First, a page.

It would be funny if it were not so tragic. With most of its population trapped in poverty and pervasive unemployment, and its national assets being plundered by a corrupt ruling elite and foreign business interests under the guise of an IMF structural adjustment programme, Egypt is being hailed as the first emerging economic tiger in the Middle East. This is an astonishing repeat performance of the 1980s feat of the Asian Tigers, now, alas, humbled in the 1990s worldwide economic melt-down.
Interestingly, the praise comes at a time when the rest of the world, including countries with far stronger economies, is gripped by fear of a world recession. And it is not confined to the normally sycophantic Egyptian media, with foreign broadcasting stations like the BBC world service waxing lyrical about the prowess of the Tiger-on-the-Nile.
Equally interestingly, the region as a whole is being described as an ‘emerging market’ at a time when oil prices have collapsed, and the oil-rich countries have to tighten their belts, giving less aid to others and buying less from them. Kuwait, for instance, is expected to lose half of its normal revenues from oil during the current financial year as a result of the fall in oil prices. Jordan, Lebanon, Morocco and Tunisia - all countries favoured as candidates for future economic success - depend on the oil rich Gulf States, not only as a source of economic aid but also as markets for their goods.
The occasion for the discussion of the region’s economic performance was a three-day conference which opened in Cairo on September 15 under the title of ‘Emerging Economies in the Arab world - Golden Shores for Investment.’ The meeting was attended by 700 businessmen and economists representing 26 Arab and foreign countries.
Media comments on the conference singled out Egypt as the tiger in the making. A BBC programme devoted to the topic, for instance, attributed Cairo’s economic success to a decentralised market-oriented economy, low inflation, a balanced budget and unrestricted access by businessmen.
Egypt’s preferential treatment of businessmen was compared to the restrictions imposed on them by countries such as Syria, Sudan, Iran and Libya, where ‘one-man rule prevails,’ as one commentator put it.
But a closer look at the media reports shows that what they are really praising is not economic efficiency or good performance but the willingness to implement IMF prescribtions and favour western business and political interests and programmes. One of the Egyptian policies which has come in for particular praise is Cairo’s determination to implement the programme of privatisation prescribed by the IMF. Since 1995, 90 public companies have been sold.
There is also an obvious hostility towards countries like Iran and Sudan, which prefer an Islamic way of life, and will not brook any dictation from western powers and agencies like the IMF and World Bank. It clearly makes no sense to say that president Husni Mubarak’s regime is less autocratic, or more open than the government of Iran and Sudan.
It also makes no sense to describe the Arab Middle East as a ‘golden shore for investment,’ as the title of the Cairo economic conference does. Most of the Arab money is invested outside the region, anyway. For example, foreign banks hold $350 billion of Arab money, which is not being invested in the region.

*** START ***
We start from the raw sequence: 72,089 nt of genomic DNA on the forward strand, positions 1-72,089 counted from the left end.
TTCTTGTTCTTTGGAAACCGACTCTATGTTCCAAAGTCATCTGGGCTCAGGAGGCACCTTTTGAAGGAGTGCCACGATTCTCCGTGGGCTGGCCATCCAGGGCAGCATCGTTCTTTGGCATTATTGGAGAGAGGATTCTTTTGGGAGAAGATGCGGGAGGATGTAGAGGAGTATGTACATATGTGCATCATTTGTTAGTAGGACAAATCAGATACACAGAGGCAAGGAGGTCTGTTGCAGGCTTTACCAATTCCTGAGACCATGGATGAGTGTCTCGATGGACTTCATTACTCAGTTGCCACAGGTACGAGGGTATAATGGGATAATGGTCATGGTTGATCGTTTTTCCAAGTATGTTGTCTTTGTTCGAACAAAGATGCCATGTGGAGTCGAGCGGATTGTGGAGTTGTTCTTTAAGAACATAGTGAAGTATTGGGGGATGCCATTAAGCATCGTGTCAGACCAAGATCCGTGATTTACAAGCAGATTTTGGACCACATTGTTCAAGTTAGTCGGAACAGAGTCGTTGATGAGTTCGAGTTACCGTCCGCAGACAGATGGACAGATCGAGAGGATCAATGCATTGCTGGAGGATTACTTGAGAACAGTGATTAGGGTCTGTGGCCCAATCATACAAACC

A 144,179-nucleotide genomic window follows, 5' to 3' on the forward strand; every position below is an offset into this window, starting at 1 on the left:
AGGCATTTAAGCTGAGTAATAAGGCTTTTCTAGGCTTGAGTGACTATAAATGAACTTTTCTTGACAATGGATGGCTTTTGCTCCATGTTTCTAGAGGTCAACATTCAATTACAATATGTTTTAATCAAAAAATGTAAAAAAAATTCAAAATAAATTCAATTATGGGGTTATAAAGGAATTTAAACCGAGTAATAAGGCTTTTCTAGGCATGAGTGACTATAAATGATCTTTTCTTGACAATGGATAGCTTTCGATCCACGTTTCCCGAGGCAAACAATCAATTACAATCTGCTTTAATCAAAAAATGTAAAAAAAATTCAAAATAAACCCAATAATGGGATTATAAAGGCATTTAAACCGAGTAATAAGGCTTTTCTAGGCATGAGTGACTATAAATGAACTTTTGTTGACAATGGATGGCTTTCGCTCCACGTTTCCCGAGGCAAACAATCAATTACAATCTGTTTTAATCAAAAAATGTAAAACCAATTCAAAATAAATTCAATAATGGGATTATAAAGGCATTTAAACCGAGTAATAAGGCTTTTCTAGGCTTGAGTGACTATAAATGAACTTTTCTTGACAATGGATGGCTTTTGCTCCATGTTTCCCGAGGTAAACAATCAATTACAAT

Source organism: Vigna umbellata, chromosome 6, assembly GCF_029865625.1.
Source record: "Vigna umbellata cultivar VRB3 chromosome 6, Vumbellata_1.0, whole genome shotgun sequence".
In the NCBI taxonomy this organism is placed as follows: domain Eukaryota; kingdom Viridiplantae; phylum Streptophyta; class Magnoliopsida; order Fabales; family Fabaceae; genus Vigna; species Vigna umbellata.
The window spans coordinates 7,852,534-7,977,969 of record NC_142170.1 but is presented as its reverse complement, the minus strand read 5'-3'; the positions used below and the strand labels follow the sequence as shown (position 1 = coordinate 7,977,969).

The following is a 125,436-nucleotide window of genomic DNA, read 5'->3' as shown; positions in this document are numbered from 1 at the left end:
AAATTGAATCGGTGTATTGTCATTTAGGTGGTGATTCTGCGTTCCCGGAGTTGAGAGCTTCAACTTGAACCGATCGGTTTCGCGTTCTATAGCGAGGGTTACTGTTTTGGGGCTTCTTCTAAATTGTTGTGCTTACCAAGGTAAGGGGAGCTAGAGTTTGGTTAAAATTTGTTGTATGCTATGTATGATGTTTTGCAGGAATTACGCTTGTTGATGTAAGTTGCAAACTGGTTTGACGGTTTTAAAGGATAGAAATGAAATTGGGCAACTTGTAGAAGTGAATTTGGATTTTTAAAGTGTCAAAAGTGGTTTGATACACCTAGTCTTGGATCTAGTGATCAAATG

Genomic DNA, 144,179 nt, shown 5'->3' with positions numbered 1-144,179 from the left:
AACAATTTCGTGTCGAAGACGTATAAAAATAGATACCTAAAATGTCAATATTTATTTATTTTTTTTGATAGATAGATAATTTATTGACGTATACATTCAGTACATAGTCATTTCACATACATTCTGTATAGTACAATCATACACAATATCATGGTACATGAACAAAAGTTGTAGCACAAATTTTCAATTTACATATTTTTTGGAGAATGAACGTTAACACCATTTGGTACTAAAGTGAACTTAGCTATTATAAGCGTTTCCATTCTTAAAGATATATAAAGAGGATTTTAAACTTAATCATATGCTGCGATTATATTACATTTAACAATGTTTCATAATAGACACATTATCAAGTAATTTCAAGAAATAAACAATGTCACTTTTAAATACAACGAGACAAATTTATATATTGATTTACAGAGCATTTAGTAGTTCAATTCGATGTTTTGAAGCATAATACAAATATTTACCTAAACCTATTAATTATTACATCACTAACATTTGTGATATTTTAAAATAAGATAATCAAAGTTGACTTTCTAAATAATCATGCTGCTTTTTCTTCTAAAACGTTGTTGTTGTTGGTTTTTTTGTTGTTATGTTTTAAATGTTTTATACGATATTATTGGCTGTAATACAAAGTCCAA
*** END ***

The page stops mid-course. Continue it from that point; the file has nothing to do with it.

The talk about the region as an emerging market is clearly also exaggerated. The Middle East’s entire share of world trade is 3 percent - equivalent to that of South Korea. And there are no heavy industries to form the backbone of an export drive that is necessary to create an econmic tiger. Whatever industries the region boasts are light - a fact which makes it essentially an importer rather than exporter.
Most of the earnings from its leading exports - oil and gas - are either plundered or squandered on arms and equipment that are not used against the main enemy, Israel. The commissions from arms purchases happen to keep the power elites wealthy.
Then there is the issue of internal instability in many of the region’s countries, where there are virtual civil wars resistant to early resolutions. But without fair and genuine settlement of the conflicts there can be no economic miracles in the Middle East. The corrupt and autocratic ruling elites and dynasties that have made the region a byword for backwardness and graft must be swept away first, before there can be any talk of tiger economies.
In any case, the new economic elites in such countries as Egypt are too interested in showing off their newly acquired wealth than in investing it in the region’s real economic development. In Cairo, for example, the price of a new flat overlooking the Nile is $20 million. And when members of the new elite get married, they throw wedding parties of 1000 guests, coupled with singers and belly dancers. And as one wit put it, Cairo must be the only city in the world where one sees a Mercedes 500 next to a donkey cart.
This excessive display of wealth in a poverty-stricken country is far from being an indicator of economic growth, and is bound to lead to further social unrest. The average monthly income of an Egyptian is less than $15. And there are 5 million landless peasants. To speak of a Tiger-on-the-Nile in such circumstances is cynical, to say the least.
At any rate, the newly rich Egyptian elite should take note that tigers have a way of turning out to be man-eaters, no matter how tame they might be at first.
Muslimedia: October 16-31, 1998